First time I saw the article and the same thing grabbed me, though I was thinking 1919 Paris Peace Conference would be better. But either of the options mentioned by Themightyquill or the one I just mentioned are far better than the current title as far as most readers would be concerned. IMHO (talk) 00:45, 10 June 2012 (UTC)
I've read through the history to try to find the original placement of the "contradict" tag. It was placed on this article back in 2008. This page has undergone great changes since that time. After reading through the article several times, I'm at a loss as to what the contradiction may be as it is not apparent and has not been discussed at all. No indications as to the reason for the placement of the tag have been found. I am removing the tag due to the multitudes of changes (4 pages of history since it's placement) since the tag was first place on this article. If you feel a contradiction still exists, feel free to place a new contradiction tag on this article and then explain the reason for the placement here. Thank you for all your hard work on this article. Kjnelan(talk) 22:16, 28 July 2009 (UTC)
I seem to remember there being a very useful chart listing all the countries and their respective delegates; does this sitll exist? I'm unable to find it anywhere now and I believe it definitely contributed to the article. —Preceding unsigned comment added by 18.104.22.168 (talk) 04:57, 21 October 2010 (UTC)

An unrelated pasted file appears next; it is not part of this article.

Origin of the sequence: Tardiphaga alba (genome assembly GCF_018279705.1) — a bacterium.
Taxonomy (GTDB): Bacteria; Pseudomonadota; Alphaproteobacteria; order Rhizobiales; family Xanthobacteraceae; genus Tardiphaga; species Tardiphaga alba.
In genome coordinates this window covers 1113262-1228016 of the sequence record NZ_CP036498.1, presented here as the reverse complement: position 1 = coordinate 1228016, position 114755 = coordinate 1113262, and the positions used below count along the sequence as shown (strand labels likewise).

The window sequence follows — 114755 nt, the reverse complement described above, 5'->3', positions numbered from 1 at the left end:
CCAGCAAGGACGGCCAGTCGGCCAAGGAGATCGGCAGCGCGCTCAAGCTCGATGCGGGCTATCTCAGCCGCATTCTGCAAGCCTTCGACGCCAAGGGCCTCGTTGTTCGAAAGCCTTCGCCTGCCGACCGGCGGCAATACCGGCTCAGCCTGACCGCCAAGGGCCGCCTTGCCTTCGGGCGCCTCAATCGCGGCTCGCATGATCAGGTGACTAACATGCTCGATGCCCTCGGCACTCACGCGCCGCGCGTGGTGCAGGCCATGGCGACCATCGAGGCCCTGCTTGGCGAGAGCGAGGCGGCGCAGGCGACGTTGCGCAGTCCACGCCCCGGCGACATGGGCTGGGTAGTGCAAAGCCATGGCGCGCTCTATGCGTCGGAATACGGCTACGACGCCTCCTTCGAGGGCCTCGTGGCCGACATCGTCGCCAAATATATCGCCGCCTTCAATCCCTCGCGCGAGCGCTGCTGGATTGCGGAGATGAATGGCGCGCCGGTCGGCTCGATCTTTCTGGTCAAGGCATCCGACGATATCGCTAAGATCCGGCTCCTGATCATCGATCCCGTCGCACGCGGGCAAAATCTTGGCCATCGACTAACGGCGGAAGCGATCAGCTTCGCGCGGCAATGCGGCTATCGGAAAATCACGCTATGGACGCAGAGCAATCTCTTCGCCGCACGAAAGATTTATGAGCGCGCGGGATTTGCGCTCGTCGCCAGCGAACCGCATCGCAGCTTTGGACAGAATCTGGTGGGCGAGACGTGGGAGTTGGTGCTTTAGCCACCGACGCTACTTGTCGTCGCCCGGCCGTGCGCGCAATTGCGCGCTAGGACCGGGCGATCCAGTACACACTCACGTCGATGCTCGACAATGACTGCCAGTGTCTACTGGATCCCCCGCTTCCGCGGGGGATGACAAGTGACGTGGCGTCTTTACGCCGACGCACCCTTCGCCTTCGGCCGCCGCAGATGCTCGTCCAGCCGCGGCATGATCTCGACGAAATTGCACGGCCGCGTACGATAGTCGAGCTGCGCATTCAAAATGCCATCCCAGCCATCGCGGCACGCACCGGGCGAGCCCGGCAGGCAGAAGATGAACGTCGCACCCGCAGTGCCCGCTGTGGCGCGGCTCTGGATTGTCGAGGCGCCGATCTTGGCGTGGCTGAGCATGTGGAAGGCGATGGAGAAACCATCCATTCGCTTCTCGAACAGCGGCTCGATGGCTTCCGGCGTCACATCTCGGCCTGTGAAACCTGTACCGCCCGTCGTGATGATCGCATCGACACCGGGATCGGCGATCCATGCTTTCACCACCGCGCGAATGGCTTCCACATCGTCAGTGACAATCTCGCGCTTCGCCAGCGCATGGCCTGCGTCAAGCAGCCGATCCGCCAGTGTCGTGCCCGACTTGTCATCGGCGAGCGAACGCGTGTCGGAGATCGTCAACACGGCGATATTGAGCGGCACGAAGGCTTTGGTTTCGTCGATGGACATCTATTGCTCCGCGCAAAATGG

Don't panic; a discussion will now take place over on Commons about whether to remove the file. This gives you an opportunity to contest the deletion, although please review Commons guidelines before doing so.
If the image is non-free then you may need to upload it to Wikipedia (Commons does not allow fair use)
If the image isn't freely licensed and there is no fair use rationale then it cannot be uploaded or used.
The following discussion is an archived discussion of a requested move. Please do not modify it. Subsequent comments should be made in a new section on the talk page. Editors desiring to contest the closing decision should consider a move review. No further edits should be made to this section.